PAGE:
Scooters and mopeds offer incredible value in the world of rising gas prices, and more people have been turning to them to them as their main or secondary form of transportation. Their convenience for moving through tight spaces, affordability and ease in finding parking has helped increase their sales from 2008 to 2011 — setting record numbers according to the Motor Industry Council in Irvine, California.
Comparing the scooter to the car in terms of cost is an absolute no-brainer. The actual scooter itself will only run you between $2,000 and $5,000, depending on how much power you need, while used scooters or those built from kits will be even less. According to scooterfocus.com, for local outings and errands, a 50cc gas scooter can go up to 35 mph at 130 mpg. The 250cc model can go more than 60 mph at up to 70 mpg for longer trips. Europeans have long taken advantage of these practical, cheap and fun ways to get from one place to the next.
Because of the nature of how scooters and mopeds are used, it’s not required you purchase insurance in some states. In fact, you may not even need to register them. However, having some type of coverage, even at just the bare minimum, makes sense to protect the vehicle, those who use it and those who may be affected if there’s a crash. As an added plus, the insurance itself is much cheaper than traditional vehicles. A representative of State Farm confirmed that motorcycle and car insurance is more expensive than those of scooters. Actual rates will depend on the driving record of the insured, age and type of scooter. They offer several different polices for people to choose from. Some insurance companies will even give you a discount if you take a safety course or bundle your premium with another vehicle.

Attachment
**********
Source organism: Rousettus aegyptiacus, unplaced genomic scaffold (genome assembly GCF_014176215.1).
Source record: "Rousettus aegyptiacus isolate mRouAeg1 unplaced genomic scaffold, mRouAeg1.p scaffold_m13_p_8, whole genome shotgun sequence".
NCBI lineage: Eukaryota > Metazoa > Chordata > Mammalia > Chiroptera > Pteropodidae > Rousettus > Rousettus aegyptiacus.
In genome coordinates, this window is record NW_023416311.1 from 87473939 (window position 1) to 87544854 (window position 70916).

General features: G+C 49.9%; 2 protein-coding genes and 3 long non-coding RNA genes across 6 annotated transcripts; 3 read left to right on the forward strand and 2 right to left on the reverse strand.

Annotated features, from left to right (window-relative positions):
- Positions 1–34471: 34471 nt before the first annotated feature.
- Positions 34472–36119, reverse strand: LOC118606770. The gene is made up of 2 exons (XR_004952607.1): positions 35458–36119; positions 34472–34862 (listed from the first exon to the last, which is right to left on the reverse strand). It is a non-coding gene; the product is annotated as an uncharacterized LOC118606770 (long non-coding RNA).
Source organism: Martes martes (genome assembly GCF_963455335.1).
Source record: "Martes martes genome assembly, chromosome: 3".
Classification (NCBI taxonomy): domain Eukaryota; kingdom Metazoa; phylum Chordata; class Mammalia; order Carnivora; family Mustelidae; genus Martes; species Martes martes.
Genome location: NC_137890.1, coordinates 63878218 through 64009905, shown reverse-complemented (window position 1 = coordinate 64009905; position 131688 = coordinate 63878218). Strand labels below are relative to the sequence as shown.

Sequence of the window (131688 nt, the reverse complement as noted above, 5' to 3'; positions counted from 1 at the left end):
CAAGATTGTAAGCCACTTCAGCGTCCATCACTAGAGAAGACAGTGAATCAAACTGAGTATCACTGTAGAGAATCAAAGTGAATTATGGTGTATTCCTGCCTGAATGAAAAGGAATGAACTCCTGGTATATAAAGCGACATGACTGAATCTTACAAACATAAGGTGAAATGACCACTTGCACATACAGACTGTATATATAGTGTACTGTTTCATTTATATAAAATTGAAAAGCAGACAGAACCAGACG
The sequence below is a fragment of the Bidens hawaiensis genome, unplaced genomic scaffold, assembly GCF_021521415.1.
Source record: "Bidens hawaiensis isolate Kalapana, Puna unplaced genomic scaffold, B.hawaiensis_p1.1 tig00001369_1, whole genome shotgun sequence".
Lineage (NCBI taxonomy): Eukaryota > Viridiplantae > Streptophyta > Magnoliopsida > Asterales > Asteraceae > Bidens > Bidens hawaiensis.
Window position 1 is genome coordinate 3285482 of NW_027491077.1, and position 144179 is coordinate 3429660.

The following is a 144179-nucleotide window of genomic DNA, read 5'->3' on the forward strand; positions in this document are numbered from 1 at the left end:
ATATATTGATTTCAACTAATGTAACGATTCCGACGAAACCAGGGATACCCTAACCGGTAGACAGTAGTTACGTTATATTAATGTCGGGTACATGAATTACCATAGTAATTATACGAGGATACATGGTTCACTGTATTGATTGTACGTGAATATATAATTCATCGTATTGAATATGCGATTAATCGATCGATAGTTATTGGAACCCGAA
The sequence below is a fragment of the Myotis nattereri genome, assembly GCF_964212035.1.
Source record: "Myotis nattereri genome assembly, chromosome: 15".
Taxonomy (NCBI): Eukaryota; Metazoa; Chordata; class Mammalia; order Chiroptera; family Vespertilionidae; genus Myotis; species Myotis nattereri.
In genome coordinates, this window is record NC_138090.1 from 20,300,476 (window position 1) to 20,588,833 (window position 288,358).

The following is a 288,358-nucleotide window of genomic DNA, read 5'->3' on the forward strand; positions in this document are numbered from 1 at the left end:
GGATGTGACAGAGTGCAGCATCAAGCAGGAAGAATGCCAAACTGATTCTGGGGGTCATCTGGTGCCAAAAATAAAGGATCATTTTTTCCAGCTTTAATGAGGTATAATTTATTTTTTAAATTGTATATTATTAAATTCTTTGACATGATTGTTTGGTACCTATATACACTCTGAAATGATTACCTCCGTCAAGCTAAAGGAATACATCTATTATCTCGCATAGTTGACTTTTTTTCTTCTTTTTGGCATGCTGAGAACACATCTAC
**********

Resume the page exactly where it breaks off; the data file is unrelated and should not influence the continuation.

You can expect to see the following types of policies to choose from:
Bodily injury/liability: Scooters don’t offer the same protection as a car does in the event of an accident, and with the rise of scooter sales there’s also been a rise of scooter fatalities. Always wear a helmet to decrease your chances of major bodily harm. If you are in an accident with a pedestrian, you’re liable for their injuries, so having insurance to cover yourself and others is crucial to avoid legal headaches.
Property damage/liability: Should the driver of the scooter mar another’s car, land or other property, this insurance covers the costs and potentially can be used as a legal defense.
Accessories: Total coverage gives you insurance not just on the scooter or moped, but also any accessories you may purchase like radios, side cars or backrests. These purchases can add up, so having that little extra coverage may be a smart move.
Collision: Any damage resulting from an accident (regardless of the fault of the driver) will be covered under this policy.
Comprehensive: This protects you against everything else that may happen to your vehicle: natural disasters, vandalism or theft.
Medical payments: This covers continuing medical treatments for other people involved in the accident if you were at fault.
Roadside assistance: Insurance to cover repairs if you’re on the road and need help.